On the 22nd, the anniversary of his majesty's coronation, and when they were sitting down to as handsome a feast as their situation would admit of, in honour of the day, the arrival of Captain Shmalelf from Bolcheretsk was announced. He partook of their festivities, and set off on his return on the 25th. Before his departure, he reinstated the serjeant in the command of the place, and took with him the sub-lieutenant who had superseded him. Captain King accompanied Captain Shmalelf to the entrance of Awatska river, and on Sunday, the 26th, attended him to church at Paratounea. The church is of wood, and by far the best building in the country round about the bay. It is ornamented by many paintings, particularly with two pictures of St. Peter and St. Paul, presented by Beering, and which, in the real richness of their drapery, would carry off the prize from the first of European performances; for all the principal parts of it are made of thick plates of solid silver, fastened to the canvass, and fashioned into the various foldings of the robes.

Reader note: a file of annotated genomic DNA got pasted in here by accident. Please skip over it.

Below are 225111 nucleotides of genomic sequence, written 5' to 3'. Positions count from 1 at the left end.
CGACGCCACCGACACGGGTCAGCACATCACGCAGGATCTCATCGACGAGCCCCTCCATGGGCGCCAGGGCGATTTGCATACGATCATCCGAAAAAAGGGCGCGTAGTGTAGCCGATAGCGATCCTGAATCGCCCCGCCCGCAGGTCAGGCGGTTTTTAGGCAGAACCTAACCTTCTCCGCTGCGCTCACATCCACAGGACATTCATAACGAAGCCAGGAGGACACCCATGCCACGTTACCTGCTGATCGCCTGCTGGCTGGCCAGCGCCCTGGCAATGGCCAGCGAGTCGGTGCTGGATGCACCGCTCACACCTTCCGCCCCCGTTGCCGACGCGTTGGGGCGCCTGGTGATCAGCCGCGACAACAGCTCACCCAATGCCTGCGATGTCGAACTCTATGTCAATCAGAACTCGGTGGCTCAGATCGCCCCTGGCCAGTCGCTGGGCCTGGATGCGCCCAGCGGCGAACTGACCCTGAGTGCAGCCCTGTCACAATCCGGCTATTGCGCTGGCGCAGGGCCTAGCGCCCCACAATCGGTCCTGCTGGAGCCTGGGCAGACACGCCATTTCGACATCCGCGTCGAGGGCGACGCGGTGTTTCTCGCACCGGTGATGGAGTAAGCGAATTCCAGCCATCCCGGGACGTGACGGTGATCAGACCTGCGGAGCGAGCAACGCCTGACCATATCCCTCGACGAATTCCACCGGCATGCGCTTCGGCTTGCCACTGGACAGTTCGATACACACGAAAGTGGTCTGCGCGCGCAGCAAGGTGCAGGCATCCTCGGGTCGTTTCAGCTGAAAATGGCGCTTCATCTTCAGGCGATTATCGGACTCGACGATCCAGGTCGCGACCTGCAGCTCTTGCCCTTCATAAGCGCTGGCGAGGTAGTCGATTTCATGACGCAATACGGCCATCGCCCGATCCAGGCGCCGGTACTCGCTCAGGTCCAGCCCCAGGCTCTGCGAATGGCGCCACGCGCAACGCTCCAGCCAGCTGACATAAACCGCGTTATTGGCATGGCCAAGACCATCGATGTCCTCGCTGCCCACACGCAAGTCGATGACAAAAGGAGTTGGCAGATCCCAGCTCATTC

The next day another hunting party was set on foot, under the direction of the clerk of the parish, who was a celebrated bear-hunter. The produce was a female bear, beyond the common size, which they shot in the water, and found dead the next morning in the place to which she had been watched. The mode of hunting these animals by the natives is as follows: When they come to the ground frequented by the bears, their first step is to look for their tracks: these are found in the greatest numbers leading from the woods down to the lakes, and among the long sedgy grass and brakes by the edge of the water. The place of ambuscade being determined on, the hunters next fix in the ground the crutches upon which their firelocks are made to rest, pointing them in the direction they mean to shoot. This done, they kneel, or lie down, and, with their bear-spears by their side, wait for the game. These precautions, which are chiefly taken in order to make sure of their mark, are, on several accounts, highly expedient. For, in the first place, ammunition is so dear in Kamtschatka, that the price of a bear will not purchase more of it than is sufficient to load a musket four or five times; and, what is more material, if the bear be not rendered incapable of pursuit by the first shot, the consequences are often fatal. He immediately makes towards the place whence the noise and smoke issue, and attacks his adversaries with great fury. It is impossible for them to reload, as the animal is seldom at more than twelve or fifteen yards' distance when he is fired at: so that, if he does not fall, they immediately put themselves in a posture to receive him upon their spears, and their safety greatly depends on their giving him a mortal stab as he first comes upon them. If he parries the thrust (which bears, by the extraordinary strength and agility of their paws, are often enabled to do) and thereby breaks in upon his adversaries, the conflict becomes very unequal, and it is well if the life of one of the party alone suffice to pay the forfeit.